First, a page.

Dr. John L. McD. Gibson attended the common schools of Berlin, Canada, and later entered Pickering College, from which he was graduated in 1896. He then took a course of instruction in the Detroit Dental College, graduated in 1900 and immediately thereafter located in Houghton, Houghton County, where he has become firmly established in the confidence and esteem of the people. Dr. Gibson has excelled in athletics and while in college established a name for himself which will long be remembered in Canada by all true lovers of sports. The Hockey Record for 1897 had the following to say of him in this connection: "Mr. John L. Gibson has been on the Berlin team for three years, playing an almost perfect defense. In his position at point he is unquestionably the best man west of Montreal and Quebec. In 1895 he was captain of the Pickering College team at the early age of 15 years. At association football, at tennis, cricket and lacrosse he plays a fine game. In August. 1896, he won the half-mile Waterloo County championship rowing race easily. He is also an excellent swimmer. His weight is close to 185 pounds and he is as good as a stone wall to knock over." In 1900 the Berlin Hockey Club (Y. M. C. A.), of which Dr. Gibson was a member, established another remarkable record and won every game of the series for the year against some of the best teams of Ontario. At the conclusion of the final game Dr. Gibson was carried off the ice on the shoulders of his admiring: friends for his brilliant playing. In 1900 the Rangers of Berlin, to which he belonged, won the championship of the East from Toronto, becoming champions of Canada. In 1901 Dr. Gibson was sent to St. Louis to assist the Association Hockey Club in a game with the St. Louis A. A. Club. The Democrat said of the game: "Gibson not only won the game for his team, but showed St. Louisians a bit of scientific hockey playing exceedingly rare in this locality." In 1900 our subject took the Berlin Rangers to St. Louis to play a game of football against a picked team from the Globes and Shamrocks. The game resulted in a victor)1 of 8 to o for the Rangers, and in speaking of the game the St. Louis Star said: "Never for a moment did St. Louis have a chance to score. The spectators were given a wonderful exhibition by the Canucks. They are the best team that ever came to St. Louis. Jack Gibson is certainly a star. He made every man on the home team look amateurish. This clever young athlete, who might be taken for Emmett Heidrick, is the fastest and surest half back since Govier's time. and a good many think he is even better than Govier. If there is such a thing as sensational playing then that term should be applied to Gibson's playing yesterday. His football is even more phenomenal than his hockey playing." He excels in every line of athletics, and has a drawer full of medals won in rowing, swimming, skating and running. In 1901 Dr. Gibson became a member of the Portage Lake Hockey Team of Houghton, Michigan, being the first to introduce the game in the locality. This team, under the captaincy of Dr. Gibson, has met with marvelous success, and of the 10 large games played they have won them all but one. They defeated Minneapolis and St. Paul in 1902, won the championship of the West at Chicago, and the championship of the United States by defeating the Bankers at Pittsburg. Pennsylvania. The Portage Lake Hockey Team includes the following men: Joseph H. Jones, John C. Baker, John L. McD. Gibson, Joseph H. Stephens, Robert Rowe, C. E. Westcott and H. E. Meinks. Andrew Holler is substitute, C. Webb is manager, "Paddy" is mascot, and Ted Ames is trainer. Their home rink is "the Amphidrome," and the club colors are white and green. Fraternally Dr. Gibson is a member of the Knights of Pythias, Fraternal Order of Eagles and Benevolent and Protective Order of Elks. He belongs to Company G, Third Regiment, Houghton Light Infantry, Michigan National Guards. He is a Republican in politics, and in religious belief is a Presbyterian. [Portrait and Biographical - 1903]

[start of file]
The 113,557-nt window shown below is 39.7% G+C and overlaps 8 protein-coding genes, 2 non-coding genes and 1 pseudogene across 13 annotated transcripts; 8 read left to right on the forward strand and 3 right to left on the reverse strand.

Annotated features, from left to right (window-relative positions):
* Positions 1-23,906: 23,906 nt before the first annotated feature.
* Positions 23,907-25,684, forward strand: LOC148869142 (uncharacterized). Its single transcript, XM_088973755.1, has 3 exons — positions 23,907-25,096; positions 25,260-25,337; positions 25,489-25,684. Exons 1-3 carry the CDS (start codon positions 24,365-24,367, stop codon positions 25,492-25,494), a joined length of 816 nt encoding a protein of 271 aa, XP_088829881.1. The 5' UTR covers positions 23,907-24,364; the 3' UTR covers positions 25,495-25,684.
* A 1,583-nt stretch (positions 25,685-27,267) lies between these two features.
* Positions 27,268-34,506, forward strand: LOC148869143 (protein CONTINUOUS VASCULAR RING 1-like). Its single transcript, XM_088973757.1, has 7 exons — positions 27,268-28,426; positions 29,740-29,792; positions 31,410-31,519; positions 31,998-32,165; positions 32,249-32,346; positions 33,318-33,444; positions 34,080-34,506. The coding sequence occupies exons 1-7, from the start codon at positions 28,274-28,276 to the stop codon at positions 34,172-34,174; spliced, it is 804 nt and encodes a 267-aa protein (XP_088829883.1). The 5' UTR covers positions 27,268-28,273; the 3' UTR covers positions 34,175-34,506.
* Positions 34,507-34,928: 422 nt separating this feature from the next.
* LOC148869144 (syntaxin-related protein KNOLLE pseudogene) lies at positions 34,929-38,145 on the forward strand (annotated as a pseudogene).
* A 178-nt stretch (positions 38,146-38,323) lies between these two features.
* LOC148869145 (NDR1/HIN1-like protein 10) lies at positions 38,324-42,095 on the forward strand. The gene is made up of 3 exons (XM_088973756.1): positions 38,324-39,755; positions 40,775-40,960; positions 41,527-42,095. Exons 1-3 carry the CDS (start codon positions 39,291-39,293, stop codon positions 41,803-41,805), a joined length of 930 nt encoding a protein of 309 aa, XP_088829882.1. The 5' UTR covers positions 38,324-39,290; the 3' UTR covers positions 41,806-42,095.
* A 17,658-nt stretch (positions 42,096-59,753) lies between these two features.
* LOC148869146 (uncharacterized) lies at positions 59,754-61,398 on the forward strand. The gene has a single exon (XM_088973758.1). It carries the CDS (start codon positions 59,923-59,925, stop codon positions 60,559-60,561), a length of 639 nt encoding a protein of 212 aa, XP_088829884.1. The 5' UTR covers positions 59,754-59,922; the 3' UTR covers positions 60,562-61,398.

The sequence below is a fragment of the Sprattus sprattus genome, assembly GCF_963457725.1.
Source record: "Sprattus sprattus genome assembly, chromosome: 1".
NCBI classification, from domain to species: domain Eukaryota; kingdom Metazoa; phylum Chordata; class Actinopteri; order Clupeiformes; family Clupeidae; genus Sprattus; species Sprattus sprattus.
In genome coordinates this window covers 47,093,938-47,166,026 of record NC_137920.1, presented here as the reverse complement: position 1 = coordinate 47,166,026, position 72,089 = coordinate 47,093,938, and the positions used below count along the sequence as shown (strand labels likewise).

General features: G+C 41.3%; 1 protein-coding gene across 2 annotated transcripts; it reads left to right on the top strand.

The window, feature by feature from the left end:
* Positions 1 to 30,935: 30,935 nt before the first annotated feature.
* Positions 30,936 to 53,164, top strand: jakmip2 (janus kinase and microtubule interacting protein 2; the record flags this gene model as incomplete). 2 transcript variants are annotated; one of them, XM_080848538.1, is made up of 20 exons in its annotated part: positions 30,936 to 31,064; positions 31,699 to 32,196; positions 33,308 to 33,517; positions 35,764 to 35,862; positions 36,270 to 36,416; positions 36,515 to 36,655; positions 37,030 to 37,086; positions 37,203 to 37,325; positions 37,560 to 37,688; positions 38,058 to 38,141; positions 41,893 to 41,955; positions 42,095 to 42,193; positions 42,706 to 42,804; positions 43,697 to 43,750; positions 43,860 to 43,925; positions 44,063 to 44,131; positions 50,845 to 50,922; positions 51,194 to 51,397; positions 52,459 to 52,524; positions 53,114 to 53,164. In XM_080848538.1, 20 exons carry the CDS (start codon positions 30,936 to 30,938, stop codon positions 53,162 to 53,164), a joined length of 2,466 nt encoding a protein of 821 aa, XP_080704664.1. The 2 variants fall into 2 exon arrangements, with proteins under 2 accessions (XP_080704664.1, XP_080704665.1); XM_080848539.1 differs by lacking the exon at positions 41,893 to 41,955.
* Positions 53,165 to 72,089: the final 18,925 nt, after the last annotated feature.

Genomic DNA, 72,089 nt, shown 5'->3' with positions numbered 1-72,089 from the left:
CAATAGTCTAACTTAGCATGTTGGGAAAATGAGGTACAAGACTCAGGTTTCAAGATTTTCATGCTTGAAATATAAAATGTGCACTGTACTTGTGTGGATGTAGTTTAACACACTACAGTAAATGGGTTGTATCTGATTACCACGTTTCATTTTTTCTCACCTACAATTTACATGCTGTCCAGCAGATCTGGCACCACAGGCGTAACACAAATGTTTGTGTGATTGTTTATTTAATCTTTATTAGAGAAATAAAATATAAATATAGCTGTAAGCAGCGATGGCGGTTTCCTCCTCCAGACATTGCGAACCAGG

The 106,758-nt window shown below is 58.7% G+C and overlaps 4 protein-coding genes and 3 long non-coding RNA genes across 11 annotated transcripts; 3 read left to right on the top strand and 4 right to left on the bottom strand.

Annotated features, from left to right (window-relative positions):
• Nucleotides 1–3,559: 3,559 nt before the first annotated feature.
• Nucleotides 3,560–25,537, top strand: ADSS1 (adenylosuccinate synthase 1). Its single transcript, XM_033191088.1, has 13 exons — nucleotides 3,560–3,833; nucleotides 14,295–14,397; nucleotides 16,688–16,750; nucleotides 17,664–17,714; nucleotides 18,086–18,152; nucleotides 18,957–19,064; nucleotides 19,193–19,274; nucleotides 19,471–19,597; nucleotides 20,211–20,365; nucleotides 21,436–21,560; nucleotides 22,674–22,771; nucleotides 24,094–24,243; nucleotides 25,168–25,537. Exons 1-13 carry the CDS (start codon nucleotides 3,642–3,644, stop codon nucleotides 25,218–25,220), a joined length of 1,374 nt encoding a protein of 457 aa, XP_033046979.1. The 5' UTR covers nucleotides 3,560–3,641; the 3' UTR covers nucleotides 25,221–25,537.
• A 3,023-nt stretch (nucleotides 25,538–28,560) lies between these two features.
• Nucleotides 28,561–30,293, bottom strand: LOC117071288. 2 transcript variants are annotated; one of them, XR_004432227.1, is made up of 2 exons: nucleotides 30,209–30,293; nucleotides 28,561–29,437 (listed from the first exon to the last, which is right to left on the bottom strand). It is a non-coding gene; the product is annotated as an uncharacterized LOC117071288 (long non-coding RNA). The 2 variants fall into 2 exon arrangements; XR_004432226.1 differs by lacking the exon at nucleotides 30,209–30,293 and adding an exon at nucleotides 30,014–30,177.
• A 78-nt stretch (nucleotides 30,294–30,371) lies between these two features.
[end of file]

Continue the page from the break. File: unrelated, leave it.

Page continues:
George Gipp, byname the Gipper (born February 18, 1895, Laurium, Michigan, U.S. - died December 14, 1920, South Bend, Indiana), American gridiron football player at the University of Notre Dame (1917–20) who became a school legend. Gipp entered Notre Dame on a baseball scholarship, but he was recruited for football by the coach Knute Rockne, who saw Gipp drop-kicking and passing a football on a field adjacent to the practice field. Gipp played 32 consecutive games for Notre Dame and scored 83 touchdowns. In one 1917 game he was apparently going to punt but instead drop-kicked a 62-yard field goal. Gipp was named captain of the team for 1920, but he was expelled from the university for missing too many classes and frequenting off-limits establishments. He was an assistant to Rockne before being reinstated as a student. In his last season he enjoyed one of his greatest performances, gaining a total of 324 yards and leading Notre Dame, down 14–7 at halftime, to a 27–17 victory over Army. Later that season he fell ill and eventually developed the pneumonia from which he died. Two weeks prior to his death, he became Notre Dame’s first All-American. At halftime during a scoreless game with Army in 1928, Rockne asked the team to "win one for the Gipper," keeping a promise that he said he had made to Gipp on his deathbed. It is unlikely that Gipp ever made such a request, but the story reinforced the Gipp legend. (Notre Dame rallied to beat Army 12–6 that year.) The legend was further burnished when Ronald Reagan (the future U.S. president) played the role of Gipp in the film Knute Rockne - All American (1940). [source: britannica.com]